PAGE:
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Mouthwash linked to oral cancer

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Researchers from Melbourne and Queensland Universities’ dental schools have reviewed the literature and found a link between oral cancer and alcohol containing mouthwashes.

Almost 900 Australians are diagnosed with oral (mouth and tongue) cancer each year. Unfortunately only half of patients survive 5 years after diagnosis despite advances in therapies.

Dr Andrew Dean, Oncologist and Medical Director of the Virtual Medical Centre said "it is known that there are a number of risk factors for oral cancer, including smoking, alcohol, tobacco chewing and betel nut chewing, also drinking petrol." 

Previous research found that there was 50 times the risk of developing oral cancer in heavy alcohol drinkers and smokers. Alcohol consumption alone also puts patients at risk of developing pre-cancerous mouth lesions (abnormal tissues).

In the laboratory, scientists have shown that in animals, short-term alcohol use damaged oral tissues, with higher concentrations of alcohol causing more damage.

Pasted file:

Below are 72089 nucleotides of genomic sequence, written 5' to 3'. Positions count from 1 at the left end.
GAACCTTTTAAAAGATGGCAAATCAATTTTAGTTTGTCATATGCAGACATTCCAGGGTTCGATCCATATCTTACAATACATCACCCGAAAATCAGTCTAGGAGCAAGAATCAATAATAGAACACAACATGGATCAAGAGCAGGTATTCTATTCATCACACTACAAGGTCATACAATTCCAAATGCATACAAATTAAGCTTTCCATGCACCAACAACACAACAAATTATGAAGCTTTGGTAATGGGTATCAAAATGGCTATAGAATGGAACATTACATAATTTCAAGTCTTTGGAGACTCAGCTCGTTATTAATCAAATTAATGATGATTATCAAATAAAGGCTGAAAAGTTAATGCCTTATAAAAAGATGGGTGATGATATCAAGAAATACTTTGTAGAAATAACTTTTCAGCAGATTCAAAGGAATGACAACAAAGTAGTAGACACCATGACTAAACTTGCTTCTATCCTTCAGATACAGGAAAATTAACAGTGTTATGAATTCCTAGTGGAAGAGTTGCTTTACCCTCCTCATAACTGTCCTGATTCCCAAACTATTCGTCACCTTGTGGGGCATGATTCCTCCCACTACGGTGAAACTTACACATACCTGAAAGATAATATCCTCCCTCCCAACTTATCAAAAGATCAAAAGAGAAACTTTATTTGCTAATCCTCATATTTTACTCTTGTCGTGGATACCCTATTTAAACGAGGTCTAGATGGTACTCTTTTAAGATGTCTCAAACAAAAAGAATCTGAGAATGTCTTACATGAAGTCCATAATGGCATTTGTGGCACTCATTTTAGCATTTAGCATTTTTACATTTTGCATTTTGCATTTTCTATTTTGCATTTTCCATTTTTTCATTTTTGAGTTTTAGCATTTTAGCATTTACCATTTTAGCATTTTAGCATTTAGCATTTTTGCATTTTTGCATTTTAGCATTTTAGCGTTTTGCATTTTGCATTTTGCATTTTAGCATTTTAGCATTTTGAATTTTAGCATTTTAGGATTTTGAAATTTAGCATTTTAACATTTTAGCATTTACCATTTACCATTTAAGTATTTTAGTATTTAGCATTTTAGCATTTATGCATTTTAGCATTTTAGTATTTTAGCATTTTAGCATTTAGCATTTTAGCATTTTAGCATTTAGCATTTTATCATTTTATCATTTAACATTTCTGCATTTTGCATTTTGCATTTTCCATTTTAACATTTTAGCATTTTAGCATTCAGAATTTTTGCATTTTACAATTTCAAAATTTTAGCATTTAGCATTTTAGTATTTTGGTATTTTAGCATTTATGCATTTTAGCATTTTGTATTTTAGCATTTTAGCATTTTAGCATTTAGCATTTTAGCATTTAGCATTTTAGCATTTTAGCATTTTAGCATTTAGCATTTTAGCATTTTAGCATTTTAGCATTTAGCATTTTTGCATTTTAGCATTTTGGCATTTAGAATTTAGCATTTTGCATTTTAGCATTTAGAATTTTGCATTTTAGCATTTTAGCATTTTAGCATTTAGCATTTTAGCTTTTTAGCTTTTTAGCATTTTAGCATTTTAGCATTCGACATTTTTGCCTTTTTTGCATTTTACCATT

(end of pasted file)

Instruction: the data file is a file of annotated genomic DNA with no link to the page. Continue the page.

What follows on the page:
The alcohol content in mouthwashes ranges from 0-26% alcohol. Over the last 25 years, scientists have debated the link between daily mouthwash use and oral cancer. However, there is now sufficient evidence available to confirm the link.

Dr Dean recommends "daily or multiple daily use of a strong alcoholic mouthwash should probably be avoided.

"People who smoke are likely to be at particular risk and so the practice of masking the smell of cigarette smoke by frequent multiple uses per day should definitely be avoided.

"People who do use an alcoholic mouthwash should rinse their mouth well with clean water after the mouthwash which might reduce some of the risk."

There has been no link between mouthwashes that do not contain alcohol and oral cancer.

Dr Dean advises "anyone with a mouth ulcer that is slow to heal, or a new lump in the mouth should see their GP, a dentist, an oral surgeon or an ear nose and throat surgeon for advice."

(Reference: McCullough, MJ. & Farah, CS. (2008). The role of alcohol in oral carcinogenisis with particular reference to alcohol-containing mouthwashes. Australian Dental Journal, 53, 302-5.)

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Posted On: 11 January, 2009
Modified On: 16 January, 2014


Created by: myVMC